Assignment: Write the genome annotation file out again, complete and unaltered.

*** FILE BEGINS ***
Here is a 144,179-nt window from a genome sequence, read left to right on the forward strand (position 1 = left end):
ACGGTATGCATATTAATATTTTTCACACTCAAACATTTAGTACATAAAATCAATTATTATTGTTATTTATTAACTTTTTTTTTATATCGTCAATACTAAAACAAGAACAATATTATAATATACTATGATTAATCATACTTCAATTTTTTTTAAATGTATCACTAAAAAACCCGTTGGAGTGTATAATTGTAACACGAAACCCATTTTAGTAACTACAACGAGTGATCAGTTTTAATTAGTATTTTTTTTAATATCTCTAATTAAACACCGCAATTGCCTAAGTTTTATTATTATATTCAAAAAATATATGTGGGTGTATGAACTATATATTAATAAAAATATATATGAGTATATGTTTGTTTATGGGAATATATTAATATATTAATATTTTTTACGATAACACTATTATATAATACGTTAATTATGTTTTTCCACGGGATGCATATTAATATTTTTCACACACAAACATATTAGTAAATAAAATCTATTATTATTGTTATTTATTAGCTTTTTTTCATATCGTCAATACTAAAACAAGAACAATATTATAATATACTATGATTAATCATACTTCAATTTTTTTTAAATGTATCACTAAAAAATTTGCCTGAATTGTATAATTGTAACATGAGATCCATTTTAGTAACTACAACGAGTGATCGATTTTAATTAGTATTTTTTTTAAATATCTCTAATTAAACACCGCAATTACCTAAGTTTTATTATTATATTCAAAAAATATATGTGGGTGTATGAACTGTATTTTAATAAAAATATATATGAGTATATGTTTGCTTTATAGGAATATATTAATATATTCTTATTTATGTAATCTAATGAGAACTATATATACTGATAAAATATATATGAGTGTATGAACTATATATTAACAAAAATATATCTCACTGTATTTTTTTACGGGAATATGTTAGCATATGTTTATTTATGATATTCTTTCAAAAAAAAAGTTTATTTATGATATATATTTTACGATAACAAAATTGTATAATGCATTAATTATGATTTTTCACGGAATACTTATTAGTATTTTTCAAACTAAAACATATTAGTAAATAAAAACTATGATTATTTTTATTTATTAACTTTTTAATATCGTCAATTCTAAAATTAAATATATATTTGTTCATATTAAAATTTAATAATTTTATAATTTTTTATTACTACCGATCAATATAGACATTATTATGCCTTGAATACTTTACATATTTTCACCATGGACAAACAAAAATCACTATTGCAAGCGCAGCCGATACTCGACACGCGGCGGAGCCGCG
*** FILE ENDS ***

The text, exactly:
Here is a 144,179-nt window from a genome sequence, read left to right on the forward strand (position 1 = left end):
ACGGTATGCATATTAATATTTTTCACACTCAAACATTTAGTACATAAAATCAATTATTATTGTTATTTATTAACTTTTTTTTTATATCGTCAATACTAAAACAAGAACAATATTATAATATACTATGATTAATCATACTTCAATTTTTTTTAAATGTATCACTAAAAAACCCGTTGGAGTGTATAATTGTAACACGAAACCCATTTTAGTAACTACAACGAGTGATCAGTTTTAATTAGTATTTTTTTTAATATCTCTAATTAAACACCGCAATTGCCTAAGTTTTATTATTATATTCAAAAAATATATGTGGGTGTATGAACTATATATTAATAAAAATATATATGAGTATATGTTTGTTTATGGGAATATATTAATATATTAATATTTTTTACGATAACACTATTATATAATACGTTAATTATGTTTTTCCACGGGATGCATATTAATATTTTTCACACACAAACATATTAGTAAATAAAATCTATTATTATTGTTATTTATTAGCTTTTTTTCATATCGTCAATACTAAAACAAGAACAATATTATAATATACTATGATTAATCATACTTCAATTTTTTTTAAATGTATCACTAAAAAATTTGCCTGAATTGTATAATTGTAACATGAGATCCATTTTAGTAACTACAACGAGTGATCGATTTTAATTAGTATTTTTTTTAAATATCTCTAATTAAACACCGCAATTACCTAAGTTTTATTATTATATTCAAAAAATATATGTGGGTGTATGAACTGTATTTTAATAAAAATATATATGAGTATATGTTTGCTTTATAGGAATATATTAATATATTCTTATTTATGTAATCTAATGAGAACTATATATACTGATAAAATATATATGAGTGTATGAACTATATATTAACAAAAATATATCTCACTGTATTTTTTTACGGGAATATGTTAGCATATGTTTATTTATGATATTCTTTCAAAAAAAAAGTTTATTTATGATATATATTTTACGATAACAAAATTGTATAATGCATTAATTATGATTTTTCACGGAATACTTATTAGTATTTTTCAAACTAAAACATATTAGTAAATAAAAACTATGATTATTTTTATTTATTAACTTTTTAATATCGTCAATTCTAAAATTAAATATATATTTGTTCATATTAAAATTTAATAATTTTATAATTTTTTATTACTACCGATCAATATAGACATTATTATGCCTTGAATACTTTACATATTTTCACCATGGACAAACAAAAATCACTATTGCAAGCGCAGCCGATACTCGACACGCGGCGGAGCCGCG